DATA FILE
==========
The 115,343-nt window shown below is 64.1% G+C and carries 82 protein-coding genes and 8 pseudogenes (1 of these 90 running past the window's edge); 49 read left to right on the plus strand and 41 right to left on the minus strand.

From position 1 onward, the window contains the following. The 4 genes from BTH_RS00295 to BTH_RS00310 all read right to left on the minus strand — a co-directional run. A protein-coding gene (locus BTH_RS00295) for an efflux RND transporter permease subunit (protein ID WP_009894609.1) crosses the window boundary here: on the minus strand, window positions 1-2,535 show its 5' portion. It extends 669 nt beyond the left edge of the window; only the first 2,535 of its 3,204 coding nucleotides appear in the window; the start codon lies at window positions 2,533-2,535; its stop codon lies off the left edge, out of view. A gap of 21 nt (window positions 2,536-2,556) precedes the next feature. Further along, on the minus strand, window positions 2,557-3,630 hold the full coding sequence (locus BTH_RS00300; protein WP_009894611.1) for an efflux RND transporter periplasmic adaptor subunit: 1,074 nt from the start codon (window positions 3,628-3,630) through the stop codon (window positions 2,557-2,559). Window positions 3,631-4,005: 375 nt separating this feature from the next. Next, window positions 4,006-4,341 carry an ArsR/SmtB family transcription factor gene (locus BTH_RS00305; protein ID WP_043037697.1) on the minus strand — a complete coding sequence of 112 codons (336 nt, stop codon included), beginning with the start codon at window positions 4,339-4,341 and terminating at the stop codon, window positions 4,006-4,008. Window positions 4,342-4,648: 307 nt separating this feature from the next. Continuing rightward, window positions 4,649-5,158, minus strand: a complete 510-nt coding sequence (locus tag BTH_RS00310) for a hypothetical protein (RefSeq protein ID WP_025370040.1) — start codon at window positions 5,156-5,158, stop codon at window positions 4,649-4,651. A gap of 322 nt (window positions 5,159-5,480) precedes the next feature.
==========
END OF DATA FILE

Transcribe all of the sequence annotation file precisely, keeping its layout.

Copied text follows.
The 115,343-nt window shown below is 64.1% G+C and carries 82 protein-coding genes and 8 pseudogenes (1 of these 90 running past the window's edge); 49 read left to right on the plus strand and 41 right to left on the minus strand.

From position 1 onward, the window contains the following. The 4 genes from BTH_RS00295 to BTH_RS00310 all read right to left on the minus strand — a co-directional run. A protein-coding gene (locus BTH_RS00295) for an efflux RND transporter permease subunit (protein ID WP_009894609.1) crosses the window boundary here: on the minus strand, window positions 1-2,535 show its 5' portion. It extends 669 nt beyond the left edge of the window; only the first 2,535 of its 3,204 coding nucleotides appear in the window; the start codon lies at window positions 2,533-2,535; its stop codon lies off the left edge, out of view. A gap of 21 nt (window positions 2,536-2,556) precedes the next feature. Further along, on the minus strand, window positions 2,557-3,630 hold the full coding sequence (locus BTH_RS00300; protein WP_009894611.1) for an efflux RND transporter periplasmic adaptor subunit: 1,074 nt from the start codon (window positions 3,628-3,630) through the stop codon (window positions 2,557-2,559). Window positions 3,631-4,005: 375 nt separating this feature from the next. Next, window positions 4,006-4,341 carry an ArsR/SmtB family transcription factor gene (locus BTH_RS00305; protein ID WP_043037697.1) on the minus strand — a complete coding sequence of 112 codons (336 nt, stop codon included), beginning with the start codon at window positions 4,339-4,341 and terminating at the stop codon, window positions 4,006-4,008. Window positions 4,342-4,648: 307 nt separating this feature from the next. Continuing rightward, window positions 4,649-5,158, minus strand: a complete 510-nt coding sequence (locus tag BTH_RS00310) for a hypothetical protein (RefSeq protein ID WP_025370040.1) — start codon at window positions 5,156-5,158, stop codon at window positions 4,649-4,651. A gap of 322 nt (window positions 5,159-5,480) precedes the next feature.